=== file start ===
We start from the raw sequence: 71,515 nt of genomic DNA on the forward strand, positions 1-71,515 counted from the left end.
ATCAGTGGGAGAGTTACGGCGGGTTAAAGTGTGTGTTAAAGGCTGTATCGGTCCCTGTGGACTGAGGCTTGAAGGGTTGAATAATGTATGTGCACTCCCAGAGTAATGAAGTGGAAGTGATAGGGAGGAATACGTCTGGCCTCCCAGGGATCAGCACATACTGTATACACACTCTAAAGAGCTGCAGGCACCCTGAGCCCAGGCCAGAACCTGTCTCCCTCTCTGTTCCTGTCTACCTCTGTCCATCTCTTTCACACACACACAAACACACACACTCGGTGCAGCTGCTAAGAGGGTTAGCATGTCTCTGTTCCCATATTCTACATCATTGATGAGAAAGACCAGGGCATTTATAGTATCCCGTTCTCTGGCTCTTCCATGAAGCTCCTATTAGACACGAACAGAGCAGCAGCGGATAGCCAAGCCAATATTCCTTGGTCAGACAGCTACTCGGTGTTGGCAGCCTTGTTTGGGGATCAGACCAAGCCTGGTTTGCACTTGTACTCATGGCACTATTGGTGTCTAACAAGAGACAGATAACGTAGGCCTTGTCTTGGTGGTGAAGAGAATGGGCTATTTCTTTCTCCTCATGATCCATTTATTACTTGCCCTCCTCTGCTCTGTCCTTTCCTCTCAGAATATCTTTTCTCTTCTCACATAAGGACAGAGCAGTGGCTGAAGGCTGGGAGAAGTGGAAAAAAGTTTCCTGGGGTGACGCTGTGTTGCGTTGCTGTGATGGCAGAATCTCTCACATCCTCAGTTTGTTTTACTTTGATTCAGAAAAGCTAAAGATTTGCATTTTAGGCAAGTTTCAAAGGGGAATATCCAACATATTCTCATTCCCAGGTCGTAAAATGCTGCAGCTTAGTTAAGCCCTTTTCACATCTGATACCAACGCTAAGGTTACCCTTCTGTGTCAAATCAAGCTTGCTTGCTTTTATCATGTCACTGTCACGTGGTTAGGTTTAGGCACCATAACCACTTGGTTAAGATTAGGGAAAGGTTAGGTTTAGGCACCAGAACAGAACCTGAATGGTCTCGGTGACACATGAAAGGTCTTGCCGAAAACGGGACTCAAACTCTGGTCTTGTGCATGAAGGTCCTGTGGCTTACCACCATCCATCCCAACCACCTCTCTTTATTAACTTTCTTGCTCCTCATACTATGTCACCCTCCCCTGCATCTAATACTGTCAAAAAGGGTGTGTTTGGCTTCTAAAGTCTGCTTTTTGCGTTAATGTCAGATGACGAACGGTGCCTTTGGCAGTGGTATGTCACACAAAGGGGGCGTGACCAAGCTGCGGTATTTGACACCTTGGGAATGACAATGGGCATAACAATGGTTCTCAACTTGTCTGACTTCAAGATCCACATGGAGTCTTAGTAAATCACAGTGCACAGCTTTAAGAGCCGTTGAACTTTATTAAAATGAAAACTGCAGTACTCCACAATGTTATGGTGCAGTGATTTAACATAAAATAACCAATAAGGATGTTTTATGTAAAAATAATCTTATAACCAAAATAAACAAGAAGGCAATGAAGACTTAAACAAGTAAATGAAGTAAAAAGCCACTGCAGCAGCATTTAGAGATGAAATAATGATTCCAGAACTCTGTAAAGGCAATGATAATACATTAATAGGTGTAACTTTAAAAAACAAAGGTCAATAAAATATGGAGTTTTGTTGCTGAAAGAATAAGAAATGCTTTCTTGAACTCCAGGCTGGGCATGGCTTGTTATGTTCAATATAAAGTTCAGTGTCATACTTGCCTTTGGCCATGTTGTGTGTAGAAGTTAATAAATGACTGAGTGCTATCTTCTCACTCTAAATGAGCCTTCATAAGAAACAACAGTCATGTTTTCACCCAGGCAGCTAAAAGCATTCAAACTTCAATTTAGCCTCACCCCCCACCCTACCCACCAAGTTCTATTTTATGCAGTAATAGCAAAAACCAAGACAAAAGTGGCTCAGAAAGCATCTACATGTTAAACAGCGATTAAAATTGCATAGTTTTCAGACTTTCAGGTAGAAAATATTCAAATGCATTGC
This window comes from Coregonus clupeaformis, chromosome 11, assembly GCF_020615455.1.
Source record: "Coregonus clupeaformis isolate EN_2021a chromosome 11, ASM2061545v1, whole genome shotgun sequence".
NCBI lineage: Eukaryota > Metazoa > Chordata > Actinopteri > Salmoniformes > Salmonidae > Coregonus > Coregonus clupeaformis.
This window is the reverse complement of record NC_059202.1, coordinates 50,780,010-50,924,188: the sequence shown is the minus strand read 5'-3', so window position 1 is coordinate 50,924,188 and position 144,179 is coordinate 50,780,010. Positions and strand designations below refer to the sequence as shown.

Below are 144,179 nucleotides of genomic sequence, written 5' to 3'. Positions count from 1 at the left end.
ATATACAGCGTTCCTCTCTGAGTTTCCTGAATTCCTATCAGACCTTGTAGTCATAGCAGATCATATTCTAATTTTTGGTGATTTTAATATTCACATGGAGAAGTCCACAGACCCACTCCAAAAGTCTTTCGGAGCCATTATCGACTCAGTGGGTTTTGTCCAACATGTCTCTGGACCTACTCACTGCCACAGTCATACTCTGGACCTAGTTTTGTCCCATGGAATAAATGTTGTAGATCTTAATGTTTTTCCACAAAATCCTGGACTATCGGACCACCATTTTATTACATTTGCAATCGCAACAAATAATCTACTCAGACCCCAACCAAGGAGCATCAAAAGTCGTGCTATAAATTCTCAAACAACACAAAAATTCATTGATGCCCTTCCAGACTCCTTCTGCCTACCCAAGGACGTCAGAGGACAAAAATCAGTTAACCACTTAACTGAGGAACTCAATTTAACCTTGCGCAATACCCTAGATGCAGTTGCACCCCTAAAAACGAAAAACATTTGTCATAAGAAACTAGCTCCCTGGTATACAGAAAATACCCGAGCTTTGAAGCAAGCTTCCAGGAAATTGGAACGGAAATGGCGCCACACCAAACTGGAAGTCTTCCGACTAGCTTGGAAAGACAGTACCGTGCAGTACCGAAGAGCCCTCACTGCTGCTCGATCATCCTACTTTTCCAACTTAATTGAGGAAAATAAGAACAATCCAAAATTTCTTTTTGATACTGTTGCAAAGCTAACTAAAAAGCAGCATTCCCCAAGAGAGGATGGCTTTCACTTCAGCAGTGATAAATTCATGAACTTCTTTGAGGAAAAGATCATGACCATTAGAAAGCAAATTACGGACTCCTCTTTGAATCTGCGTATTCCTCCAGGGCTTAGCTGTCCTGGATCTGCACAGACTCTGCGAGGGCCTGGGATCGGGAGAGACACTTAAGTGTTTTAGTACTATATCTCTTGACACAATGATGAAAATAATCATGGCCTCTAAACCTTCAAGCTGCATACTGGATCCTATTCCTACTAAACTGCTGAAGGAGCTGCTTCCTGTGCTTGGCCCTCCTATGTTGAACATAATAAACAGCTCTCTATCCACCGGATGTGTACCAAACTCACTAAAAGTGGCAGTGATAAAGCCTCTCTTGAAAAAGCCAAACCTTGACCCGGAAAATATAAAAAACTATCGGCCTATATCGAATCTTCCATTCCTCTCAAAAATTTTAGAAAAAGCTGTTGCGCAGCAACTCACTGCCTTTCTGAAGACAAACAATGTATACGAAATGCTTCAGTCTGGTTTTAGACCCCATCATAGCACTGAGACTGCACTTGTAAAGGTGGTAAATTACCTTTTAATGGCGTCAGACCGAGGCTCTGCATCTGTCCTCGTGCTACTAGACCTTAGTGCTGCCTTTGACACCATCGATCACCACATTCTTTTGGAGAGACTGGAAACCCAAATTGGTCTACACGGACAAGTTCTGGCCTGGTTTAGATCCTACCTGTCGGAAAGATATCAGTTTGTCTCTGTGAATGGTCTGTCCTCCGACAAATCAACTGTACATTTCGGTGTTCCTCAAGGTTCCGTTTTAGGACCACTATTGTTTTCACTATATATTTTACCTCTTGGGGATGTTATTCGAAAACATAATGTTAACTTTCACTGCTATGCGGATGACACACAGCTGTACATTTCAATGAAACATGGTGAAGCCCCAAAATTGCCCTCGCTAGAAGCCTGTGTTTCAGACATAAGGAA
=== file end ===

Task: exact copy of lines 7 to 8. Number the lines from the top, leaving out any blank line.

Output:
Below are 144,179 nucleotides of genomic sequence, written 5' to 3'. Positions count from 1 at the left end.
ATATACAGCGTTCCTCTCTGAGTTTCCTGAATTCCTATCAGACCTTGTAGTCATAGCAGATCATATTCTAATTTTTGGTGATTTTAATATTCACATGGAGAAGTCCACAGACCCACTCCAAAAGTCTTTCGGAGCCATTATCGACTCAGTGGGTTTTGTCCAACATGTCTCTGGACCTACTCACTGCCACAGTCATACTCTGGACCTAGTTTTGTCCCATGGAATAAATGTTGTAGATCTTAATGTTTTTCCACAAAATCCTGGACTATCGGACCACCATTTTATTACATTTGCAATCGCAACAAATAATCTACTCAGACCCCAACCAAGGAGCATCAAAAGTCGTGCTATAAATTCTCAAACAACACAAAAATTCATTGATGCCCTTCCAGACTCCTTCTGCCTACCCAAGGACGTCAGAGGACAAAAATCAGTTAACCACTTAACTGAGGAACTCAATTTAACCTTGCGCAATACCCTAGATGCAGTTGCACCCCTAAAAACGAAAAACATTTGTCATAAGAAACTAGCTCCCTGGTATACAGAAAATACCCGAGCTTTGAAGCAAGCTTCCAGGAAATTGGAACGGAAATGGCGCCACACCAAACTGGAAGTCTTCCGACTAGCTTGGAAAGACAGTACCGTGCAGTACCGAAGAGCCCTCACTGCTGCTCGATCATCCTACTTTTCCAACTTAATTGAGGAAAATAAGAACAATCCAAAATTTCTTTTTGATACTGTTGCAAAGCTAACTAAAAAGCAGCATTCCCCAAGAGAGGATGGCTTTCACTTCAGCAGTGATAAATTCATGAACTTCTTTGAGGAAAAGATCATGACCATTAGAAAGCAAATTACGGACTCCTCTTTGAATCTGCGTATTCCTCCAGGGCTTAGCTGTCCTGGATCTGCACAGACTCTGCGAGGGCCTGGGATCGGGAGAGACACTTAAGTGTTTTAGTACTATATCTCTTGACACAATGATGAAAATAATCATGGCCTCTAAACCTTCAAGCTGCATACTGGATCCTATTCCTACTAAACTGCTGAAGGAGCTGCTTCCTGTGCTTGGCCCTCCTATGTTGAACATAATAAACAGCTCTCTATCCACCGGATGTGTACCAAACTCACTAAAAGTGGCAGTGATAAAGCCTCTCTTGAAAAAGCCAAACCTTGACCCGGAAAATATAAAAAACTATCGGCCTATATCGAATCTTCCATTCCTCTCAAAAATTTTAGAAAAAGCTGTTGCGCAGCAACTCACTGCCTTTCTGAAGACAAACAATGTATACGAAATGCTTCAGTCTGGTTTTAGACCCCATCATAGCACTGAGACTGCACTTGTAAAGGTGGTAAATTACCTTTTAATGGCGTCAGACCGAGGCTCTGCATCTGTCCTCGTGCTACTAGACCTTAGTGCTGCCTTTGACACCATCGATCACCACATTCTTTTGGAGAGACTGGAAACCCAAATTGGTCTACACGGACAAGTTCTGGCCTGGTTTAGATCCTACCTGTCGGAAAGATATCAGTTTGTCTCTGTGAATGGTCTGTCCTCCGACAAATCAACTGTACATTTCGGTGTTCCTCAAGGTTCCGTTTTAGGACCACTATTGTTTTCACTATATATTTTACCTCTTGGGGATGTTATTCGAAAACATAATGTTAACTTTCACTGCTATGCGGATGACACACAGCTGTACATTTCAATGAAACATGGTGAAGCCCCAAAATTGCCCTCGCTAGAAGCCTGTGTTTCAGACATAAGGAA